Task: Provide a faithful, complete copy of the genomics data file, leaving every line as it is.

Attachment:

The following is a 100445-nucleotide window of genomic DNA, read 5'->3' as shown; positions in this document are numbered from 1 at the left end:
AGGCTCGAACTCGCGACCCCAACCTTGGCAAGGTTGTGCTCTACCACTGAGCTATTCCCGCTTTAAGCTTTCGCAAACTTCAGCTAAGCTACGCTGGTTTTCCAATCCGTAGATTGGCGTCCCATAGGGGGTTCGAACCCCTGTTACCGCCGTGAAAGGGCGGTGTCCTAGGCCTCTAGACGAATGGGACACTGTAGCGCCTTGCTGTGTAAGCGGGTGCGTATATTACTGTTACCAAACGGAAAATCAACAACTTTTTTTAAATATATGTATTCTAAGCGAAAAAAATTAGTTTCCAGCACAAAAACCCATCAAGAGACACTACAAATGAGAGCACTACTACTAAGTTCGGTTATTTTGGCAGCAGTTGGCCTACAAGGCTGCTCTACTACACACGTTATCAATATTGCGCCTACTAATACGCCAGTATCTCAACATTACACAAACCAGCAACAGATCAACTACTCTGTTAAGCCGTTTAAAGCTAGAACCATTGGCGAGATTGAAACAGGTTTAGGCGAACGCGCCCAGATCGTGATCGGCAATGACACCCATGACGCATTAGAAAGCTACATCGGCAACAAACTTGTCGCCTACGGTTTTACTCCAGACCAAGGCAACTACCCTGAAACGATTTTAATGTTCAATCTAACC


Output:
The following is a 100445-nucleotide window of genomic DNA, read 5'->3' as shown; positions in this document are numbered from 1 at the left end:
AGGCTCGAACTCGCGACCCCAACCTTGGCAAGGTTGTGCTCTACCACTGAGCTATTCCCGCTTTAAGCTTTCGCAAACTTCAGCTAAGCTACGCTGGTTTTCCAATCCGTAGATTGGCGTCCCATAGGGGGTTCGAACCCCTGTTACCGCCGTGAAAGGGCGGTGTCCTAGGCCTCTAGACGAATGGGACACTGTAGCGCCTTGCTGTGTAAGCGGGTGCGTATATTACTGTTACCAAACGGAAAATCAACAACTTTTTTTAAATATATGTATTCTAAGCGAAAAAAATTAGTTTCCAGCACAAAAACCCATCAAGAGACACTACAAATGAGAGCACTACTACTAAGTTCGGTTATTTTGGCAGCAGTTGGCCTACAAGGCTGCTCTACTACACACGTTATCAATATTGCGCCTACTAATACGCCAGTATCTCAACATTACACAAACCAGCAACAGATCAACTACTCTGTTAAGCCGTTTAAAGCTAGAACCATTGGCGAGATTGAAACAGGTTTAGGCGAACGCGCCCAGATCGTGATCGGCAATGACACCCATGACGCATTAGAAAGCTACATCGGCAACAAACTTGTCGCCTACGGTTTTACTCCAGACCAAGGCAACTACCCTGAAACGATTTTAATGTTCAATCTAACC